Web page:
Allow students to think about the many factors and events that contributed to the Holocaust and that often made decision making difficult and uncertain.
7. Provide your students with access to primary sources
Students should have opportunities to critically analyze original source material and to understand that analysis, interpretation, and judgment must be based on a sound reading of the historical evidence.
Related links: Teaching with video testimonies, Teaching with Primary Sources in History Classroom, Video Testimony Analysis Sheet, Artefact Analysis Sheet, Holocaust Survivors Memoirs of the Azrieli Foundation, Hana’s Suitcase educational activity, Heart from Auschwitz pedagogical tool, Draw me the story of Jews in the Netherlands during the Holocaust, Exploring the Evidence, The Holocaust, Cambodian Genocide and Canadian Intervention
8. Be responsive to the appropriateness of written and visual content and do not use horrific imagery to engage your students in a study of the Holocaust
The Holocaust can be taught effectively without using any photographs of piles of naked bodies, and the overuse of such imagery can be harmful. Respect for both the victims of the Holocaust and for your captive audience in the classroom demands a sensitive approach and careful thought to what constitutes appropriate material.
Above: Dutch Jews standing during roll call at Buchenwald concentration camp, February 28, 1941.This picture illustrates the dehumanization of prisoners who have all shaved heads, wear the same uniform and are forced to stand for hours.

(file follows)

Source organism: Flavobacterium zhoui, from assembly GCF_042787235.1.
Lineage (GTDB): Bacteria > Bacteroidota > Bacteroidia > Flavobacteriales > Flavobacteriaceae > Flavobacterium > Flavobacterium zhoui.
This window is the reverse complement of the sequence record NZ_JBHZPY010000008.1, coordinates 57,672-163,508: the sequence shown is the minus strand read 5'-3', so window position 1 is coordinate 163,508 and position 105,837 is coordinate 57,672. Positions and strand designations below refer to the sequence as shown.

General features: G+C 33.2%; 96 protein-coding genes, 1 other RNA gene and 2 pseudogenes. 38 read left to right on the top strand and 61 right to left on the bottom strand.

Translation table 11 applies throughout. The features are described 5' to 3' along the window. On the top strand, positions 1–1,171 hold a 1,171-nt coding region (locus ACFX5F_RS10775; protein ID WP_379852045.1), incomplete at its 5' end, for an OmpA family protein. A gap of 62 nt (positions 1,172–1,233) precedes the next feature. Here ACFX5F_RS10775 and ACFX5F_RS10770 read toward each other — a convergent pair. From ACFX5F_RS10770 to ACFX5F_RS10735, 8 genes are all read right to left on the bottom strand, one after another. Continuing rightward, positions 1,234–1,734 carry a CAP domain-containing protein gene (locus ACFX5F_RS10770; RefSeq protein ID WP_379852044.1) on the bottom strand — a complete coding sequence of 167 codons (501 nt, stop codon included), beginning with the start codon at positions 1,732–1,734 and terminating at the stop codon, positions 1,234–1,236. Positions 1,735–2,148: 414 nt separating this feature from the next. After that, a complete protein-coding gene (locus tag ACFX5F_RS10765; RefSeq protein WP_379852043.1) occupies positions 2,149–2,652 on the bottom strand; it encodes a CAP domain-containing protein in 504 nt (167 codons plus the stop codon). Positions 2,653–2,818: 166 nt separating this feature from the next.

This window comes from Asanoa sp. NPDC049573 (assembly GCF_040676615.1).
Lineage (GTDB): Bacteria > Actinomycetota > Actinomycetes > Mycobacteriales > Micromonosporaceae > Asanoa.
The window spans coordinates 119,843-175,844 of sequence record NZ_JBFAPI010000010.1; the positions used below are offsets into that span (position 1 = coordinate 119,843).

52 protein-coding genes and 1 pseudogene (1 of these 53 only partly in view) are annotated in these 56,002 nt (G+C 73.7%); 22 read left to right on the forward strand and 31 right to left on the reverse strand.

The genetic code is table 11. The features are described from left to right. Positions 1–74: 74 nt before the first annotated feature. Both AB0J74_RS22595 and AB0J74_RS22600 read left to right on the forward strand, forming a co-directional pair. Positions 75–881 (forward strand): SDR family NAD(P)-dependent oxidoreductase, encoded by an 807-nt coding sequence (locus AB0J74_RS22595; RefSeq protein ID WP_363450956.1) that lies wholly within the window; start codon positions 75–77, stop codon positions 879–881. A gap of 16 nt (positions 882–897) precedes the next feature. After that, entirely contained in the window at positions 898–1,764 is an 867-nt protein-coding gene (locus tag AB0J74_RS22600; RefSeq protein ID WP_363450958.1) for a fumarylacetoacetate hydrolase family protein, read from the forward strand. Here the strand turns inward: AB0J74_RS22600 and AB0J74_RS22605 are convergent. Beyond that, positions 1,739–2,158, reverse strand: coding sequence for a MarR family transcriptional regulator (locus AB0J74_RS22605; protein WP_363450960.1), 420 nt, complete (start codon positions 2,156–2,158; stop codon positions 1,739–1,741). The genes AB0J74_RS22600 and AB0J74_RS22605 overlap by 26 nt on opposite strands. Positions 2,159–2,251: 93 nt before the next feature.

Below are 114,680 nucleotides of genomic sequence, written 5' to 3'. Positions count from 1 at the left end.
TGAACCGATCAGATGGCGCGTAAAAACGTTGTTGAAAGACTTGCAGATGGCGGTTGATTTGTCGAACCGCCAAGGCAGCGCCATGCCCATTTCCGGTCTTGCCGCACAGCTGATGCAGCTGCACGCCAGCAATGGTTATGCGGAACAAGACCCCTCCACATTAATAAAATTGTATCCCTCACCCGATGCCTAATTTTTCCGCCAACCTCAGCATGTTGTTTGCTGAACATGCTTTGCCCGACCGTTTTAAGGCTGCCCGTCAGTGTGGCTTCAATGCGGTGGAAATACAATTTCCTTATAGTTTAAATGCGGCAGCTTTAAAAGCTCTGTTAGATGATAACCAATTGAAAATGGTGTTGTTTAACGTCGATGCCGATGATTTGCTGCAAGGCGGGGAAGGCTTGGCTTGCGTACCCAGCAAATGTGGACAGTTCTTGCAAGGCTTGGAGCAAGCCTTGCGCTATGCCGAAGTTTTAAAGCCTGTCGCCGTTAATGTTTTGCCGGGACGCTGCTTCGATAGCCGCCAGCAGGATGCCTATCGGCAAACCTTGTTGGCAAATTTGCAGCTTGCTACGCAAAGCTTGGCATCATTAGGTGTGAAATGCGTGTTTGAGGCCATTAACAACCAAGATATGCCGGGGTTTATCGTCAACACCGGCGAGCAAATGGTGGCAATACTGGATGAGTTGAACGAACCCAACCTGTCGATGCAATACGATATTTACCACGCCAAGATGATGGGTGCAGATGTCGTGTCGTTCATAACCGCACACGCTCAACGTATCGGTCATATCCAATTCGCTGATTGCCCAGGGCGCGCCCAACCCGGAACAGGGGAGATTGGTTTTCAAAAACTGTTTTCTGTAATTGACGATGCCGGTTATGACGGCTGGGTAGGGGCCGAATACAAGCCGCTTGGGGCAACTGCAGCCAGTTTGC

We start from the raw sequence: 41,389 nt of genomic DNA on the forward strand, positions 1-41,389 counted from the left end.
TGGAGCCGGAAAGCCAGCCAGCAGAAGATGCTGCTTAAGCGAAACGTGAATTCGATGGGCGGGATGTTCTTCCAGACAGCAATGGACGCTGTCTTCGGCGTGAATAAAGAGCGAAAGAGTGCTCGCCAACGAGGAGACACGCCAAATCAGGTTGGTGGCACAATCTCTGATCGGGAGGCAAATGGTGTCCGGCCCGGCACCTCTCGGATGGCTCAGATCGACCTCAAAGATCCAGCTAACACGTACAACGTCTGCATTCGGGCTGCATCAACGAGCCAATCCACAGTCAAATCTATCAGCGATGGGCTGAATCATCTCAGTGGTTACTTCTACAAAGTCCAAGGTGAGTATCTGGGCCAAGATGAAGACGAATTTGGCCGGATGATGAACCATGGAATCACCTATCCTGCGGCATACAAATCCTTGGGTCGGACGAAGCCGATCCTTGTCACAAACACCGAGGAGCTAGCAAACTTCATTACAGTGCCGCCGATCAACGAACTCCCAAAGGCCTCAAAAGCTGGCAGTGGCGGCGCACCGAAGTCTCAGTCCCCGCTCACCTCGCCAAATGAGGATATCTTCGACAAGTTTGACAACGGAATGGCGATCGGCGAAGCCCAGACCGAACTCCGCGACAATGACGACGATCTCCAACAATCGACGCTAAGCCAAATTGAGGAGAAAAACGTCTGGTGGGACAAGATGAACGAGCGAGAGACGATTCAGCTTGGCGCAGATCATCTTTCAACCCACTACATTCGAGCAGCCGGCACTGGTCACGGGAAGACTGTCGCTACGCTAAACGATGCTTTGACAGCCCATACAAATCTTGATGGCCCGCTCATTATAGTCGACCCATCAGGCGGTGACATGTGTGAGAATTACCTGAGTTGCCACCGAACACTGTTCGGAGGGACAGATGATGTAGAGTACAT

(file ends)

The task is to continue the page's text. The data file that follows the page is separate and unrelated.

9. Avoid comparing the pain of any one group with that of another
A study of the Holocaust should always highlight the different policies carried out by the Nazi regime toward various groups of people; however, these distinctions should not be presented as a basis for comparison of the level of suffering between those groups during the Holocaust. One cannot presume that the horror of an individual, family, or community destroyed by the Nazis was any greater than that experienced by victims of other genocides.
Avoid generalizations that suggest exclusivity such as “The victims of the Holocaust suffered the most cruelty ever faced by a people in the history of humanity.” Intentions and means used are different in different genocide, and reflect the historical context of the genocide. These are factors which can be compared.
10. Indicate that the Holocaust was not inevitable
Just because a historical event took place, and it is documented in textbooks and on film, does not mean that it had to happen. The Holocaust took place because individuals, groups, and nations made decisions to act or not to act. By focusing on those decisions you gain insight into history and human nature and can better help your students become critical thinkers.
Related links: Exploring the Evidence, The Holocaust, Cambodian Genocide, and Canadian Intervention and United Against Genocide: Understand, Question, Prevent pedagogical guides.
11. Avoid using simulations that encourage students to identify with perpetrators or victims
Simulations are pedagogically unsound because they trivialize the experience of victims and disconnect the Holocaust from the greater context of human history. Simulations may also leave students thinking that they actually know what it was like to experience the Holocaust. Simulations also oversimplify the complex nature of the Holocaust and human behavior, creating an impediment to developing critical thinking skills and historical literacy.Consult our Educational Activities for High School